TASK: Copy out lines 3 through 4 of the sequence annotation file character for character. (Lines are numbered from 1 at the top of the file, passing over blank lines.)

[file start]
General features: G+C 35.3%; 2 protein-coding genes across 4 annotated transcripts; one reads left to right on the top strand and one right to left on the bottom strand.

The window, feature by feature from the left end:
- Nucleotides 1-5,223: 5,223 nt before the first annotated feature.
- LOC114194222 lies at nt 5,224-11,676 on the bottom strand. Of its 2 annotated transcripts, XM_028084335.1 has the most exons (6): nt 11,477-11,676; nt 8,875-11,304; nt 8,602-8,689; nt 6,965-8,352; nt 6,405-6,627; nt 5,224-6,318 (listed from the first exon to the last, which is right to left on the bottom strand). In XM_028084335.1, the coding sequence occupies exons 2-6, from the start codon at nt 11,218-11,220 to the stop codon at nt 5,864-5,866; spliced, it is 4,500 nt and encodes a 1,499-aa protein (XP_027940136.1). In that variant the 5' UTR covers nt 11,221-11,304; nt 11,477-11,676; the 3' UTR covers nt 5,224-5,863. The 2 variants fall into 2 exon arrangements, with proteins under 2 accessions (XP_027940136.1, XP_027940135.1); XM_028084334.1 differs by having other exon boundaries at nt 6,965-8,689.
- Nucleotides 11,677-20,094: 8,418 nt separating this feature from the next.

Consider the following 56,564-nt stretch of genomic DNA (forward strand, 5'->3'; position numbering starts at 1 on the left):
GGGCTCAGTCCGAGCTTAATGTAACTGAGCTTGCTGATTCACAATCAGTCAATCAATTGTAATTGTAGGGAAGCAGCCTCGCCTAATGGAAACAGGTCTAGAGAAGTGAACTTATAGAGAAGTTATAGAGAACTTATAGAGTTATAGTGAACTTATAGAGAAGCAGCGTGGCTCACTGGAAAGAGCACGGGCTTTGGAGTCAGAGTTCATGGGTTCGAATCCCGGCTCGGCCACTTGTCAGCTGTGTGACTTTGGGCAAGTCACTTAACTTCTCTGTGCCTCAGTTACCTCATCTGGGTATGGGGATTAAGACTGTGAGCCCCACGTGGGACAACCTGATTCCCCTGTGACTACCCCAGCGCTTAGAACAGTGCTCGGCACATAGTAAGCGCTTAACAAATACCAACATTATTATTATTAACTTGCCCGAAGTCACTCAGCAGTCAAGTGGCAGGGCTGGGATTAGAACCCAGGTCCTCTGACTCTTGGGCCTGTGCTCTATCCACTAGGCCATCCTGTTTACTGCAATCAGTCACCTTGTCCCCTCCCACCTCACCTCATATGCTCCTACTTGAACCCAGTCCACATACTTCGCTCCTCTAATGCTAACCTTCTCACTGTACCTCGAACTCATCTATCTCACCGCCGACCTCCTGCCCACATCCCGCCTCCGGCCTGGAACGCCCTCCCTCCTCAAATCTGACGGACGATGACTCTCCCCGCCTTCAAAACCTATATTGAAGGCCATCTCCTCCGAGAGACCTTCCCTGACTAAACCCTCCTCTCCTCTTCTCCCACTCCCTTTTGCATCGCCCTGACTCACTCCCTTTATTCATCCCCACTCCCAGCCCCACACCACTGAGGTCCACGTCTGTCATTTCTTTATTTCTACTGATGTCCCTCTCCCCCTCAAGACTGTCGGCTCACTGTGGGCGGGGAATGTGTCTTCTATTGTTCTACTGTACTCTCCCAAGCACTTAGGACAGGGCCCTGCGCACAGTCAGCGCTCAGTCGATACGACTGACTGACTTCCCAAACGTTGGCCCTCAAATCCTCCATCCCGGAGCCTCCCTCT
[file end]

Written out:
- Nucleotides 1-5,223: 5,223 nt before the first annotated feature.
- LOC114194222 lies at nt 5,224-11,676 on the bottom strand. Of its 2 annotated transcripts, XM_028084335.1 has the most exons (6): nt 11,477-11,676; nt 8,875-11,304; nt 8,602-8,689; nt 6,965-8,352; nt 6,405-6,627; nt 5,224-6,318 (listed from the first exon to the last, which is right to left on the bottom strand). In XM_028084335.1, the coding sequence occupies exons 2-6, from the start codon at nt 11,218-11,220 to the stop codon at nt 5,864-5,866; spliced, it is 4,500 nt and encodes a 1,499-aa protein (XP_027940136.1). In that variant the 5' UTR covers nt 11,221-11,304; nt 11,477-11,676; the 3' UTR covers nt 5,224-5,863. The 2 variants fall into 2 exon arrangements, with proteins under 2 accessions (XP_027940136.1, XP_027940135.1); XM_028084334.1 differs by having other exon boundaries at nt 6,965-8,689.